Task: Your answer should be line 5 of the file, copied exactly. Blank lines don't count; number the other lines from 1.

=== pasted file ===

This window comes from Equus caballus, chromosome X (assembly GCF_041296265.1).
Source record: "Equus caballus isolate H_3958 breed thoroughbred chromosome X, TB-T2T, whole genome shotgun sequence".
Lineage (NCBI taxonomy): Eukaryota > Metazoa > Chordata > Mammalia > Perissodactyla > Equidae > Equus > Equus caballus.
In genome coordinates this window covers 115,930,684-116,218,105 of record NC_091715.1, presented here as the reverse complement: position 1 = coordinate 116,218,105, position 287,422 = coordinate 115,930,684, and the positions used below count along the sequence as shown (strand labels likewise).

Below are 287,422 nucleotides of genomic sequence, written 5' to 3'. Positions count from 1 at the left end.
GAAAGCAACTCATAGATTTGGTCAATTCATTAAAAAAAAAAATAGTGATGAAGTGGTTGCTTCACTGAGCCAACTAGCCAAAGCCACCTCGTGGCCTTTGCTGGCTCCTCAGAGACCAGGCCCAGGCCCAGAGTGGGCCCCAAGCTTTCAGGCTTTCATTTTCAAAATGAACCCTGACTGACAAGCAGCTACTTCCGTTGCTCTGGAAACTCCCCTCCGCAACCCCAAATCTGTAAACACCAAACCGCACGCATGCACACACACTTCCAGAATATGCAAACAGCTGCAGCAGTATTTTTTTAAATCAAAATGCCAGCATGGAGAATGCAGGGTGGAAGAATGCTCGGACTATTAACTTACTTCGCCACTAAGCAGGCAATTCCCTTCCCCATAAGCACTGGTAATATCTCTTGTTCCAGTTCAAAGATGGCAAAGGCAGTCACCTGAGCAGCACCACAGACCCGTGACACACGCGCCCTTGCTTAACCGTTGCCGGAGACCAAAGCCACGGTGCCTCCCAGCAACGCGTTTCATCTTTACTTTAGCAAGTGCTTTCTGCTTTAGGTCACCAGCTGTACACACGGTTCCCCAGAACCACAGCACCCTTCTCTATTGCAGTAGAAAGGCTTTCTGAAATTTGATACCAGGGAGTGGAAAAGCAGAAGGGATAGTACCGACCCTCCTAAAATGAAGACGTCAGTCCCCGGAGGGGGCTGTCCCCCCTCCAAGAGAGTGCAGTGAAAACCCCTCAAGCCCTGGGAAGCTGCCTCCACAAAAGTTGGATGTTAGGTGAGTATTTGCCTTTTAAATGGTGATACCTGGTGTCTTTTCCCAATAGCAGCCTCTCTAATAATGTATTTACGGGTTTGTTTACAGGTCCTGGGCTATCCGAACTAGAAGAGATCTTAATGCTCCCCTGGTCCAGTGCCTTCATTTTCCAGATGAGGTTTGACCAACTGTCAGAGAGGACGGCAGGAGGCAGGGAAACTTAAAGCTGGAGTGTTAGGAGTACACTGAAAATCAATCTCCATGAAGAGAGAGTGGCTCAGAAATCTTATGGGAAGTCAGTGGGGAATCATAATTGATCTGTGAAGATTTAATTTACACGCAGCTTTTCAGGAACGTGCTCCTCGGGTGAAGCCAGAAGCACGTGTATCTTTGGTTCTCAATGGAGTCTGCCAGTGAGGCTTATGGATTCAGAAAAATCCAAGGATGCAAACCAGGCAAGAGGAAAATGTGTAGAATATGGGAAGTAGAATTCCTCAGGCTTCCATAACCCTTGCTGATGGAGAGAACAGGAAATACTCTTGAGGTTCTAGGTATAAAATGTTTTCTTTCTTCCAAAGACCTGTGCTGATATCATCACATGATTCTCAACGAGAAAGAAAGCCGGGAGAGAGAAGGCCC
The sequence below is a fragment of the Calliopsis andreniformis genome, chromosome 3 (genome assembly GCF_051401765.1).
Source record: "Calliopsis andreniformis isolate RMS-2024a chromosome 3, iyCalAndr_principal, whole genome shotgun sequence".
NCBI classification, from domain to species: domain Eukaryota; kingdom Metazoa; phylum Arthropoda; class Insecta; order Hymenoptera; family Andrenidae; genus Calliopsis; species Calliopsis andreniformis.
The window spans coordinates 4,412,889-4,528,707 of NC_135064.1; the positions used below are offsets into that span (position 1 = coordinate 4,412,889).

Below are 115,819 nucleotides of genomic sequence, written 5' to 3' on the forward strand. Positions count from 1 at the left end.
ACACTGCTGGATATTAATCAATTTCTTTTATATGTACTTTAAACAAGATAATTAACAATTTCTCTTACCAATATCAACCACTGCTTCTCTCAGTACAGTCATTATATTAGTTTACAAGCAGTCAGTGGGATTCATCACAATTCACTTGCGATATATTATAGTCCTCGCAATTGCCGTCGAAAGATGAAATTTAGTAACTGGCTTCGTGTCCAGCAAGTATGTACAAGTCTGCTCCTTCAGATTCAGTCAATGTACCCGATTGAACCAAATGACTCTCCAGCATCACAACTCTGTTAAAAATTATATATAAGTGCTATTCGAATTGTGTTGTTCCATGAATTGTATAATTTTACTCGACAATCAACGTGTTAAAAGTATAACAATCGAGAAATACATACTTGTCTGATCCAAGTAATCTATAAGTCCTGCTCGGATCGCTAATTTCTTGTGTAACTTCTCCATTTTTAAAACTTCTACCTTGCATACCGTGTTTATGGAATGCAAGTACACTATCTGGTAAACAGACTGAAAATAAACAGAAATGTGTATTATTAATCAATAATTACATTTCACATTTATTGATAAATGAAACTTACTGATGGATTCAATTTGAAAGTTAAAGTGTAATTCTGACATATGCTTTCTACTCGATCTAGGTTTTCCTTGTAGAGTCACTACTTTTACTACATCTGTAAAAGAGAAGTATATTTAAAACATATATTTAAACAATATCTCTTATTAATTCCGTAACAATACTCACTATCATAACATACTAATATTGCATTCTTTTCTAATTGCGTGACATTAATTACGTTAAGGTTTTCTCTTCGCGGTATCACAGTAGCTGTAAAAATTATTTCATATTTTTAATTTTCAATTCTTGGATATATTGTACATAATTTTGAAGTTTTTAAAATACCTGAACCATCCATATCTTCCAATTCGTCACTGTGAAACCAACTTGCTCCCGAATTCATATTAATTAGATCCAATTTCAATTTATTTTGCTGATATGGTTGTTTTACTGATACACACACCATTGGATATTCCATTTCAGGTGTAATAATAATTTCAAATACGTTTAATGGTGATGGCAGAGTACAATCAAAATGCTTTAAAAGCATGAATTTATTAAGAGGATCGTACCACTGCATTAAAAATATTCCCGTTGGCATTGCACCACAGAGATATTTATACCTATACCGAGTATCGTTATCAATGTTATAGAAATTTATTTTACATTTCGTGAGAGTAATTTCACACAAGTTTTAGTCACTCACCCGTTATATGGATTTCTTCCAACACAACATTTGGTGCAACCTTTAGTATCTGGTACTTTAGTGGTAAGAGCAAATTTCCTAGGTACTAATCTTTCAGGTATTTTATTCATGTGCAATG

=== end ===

Below are 287,422 nucleotides of genomic sequence, written 5' to 3'. Positions count from 1 at the left end.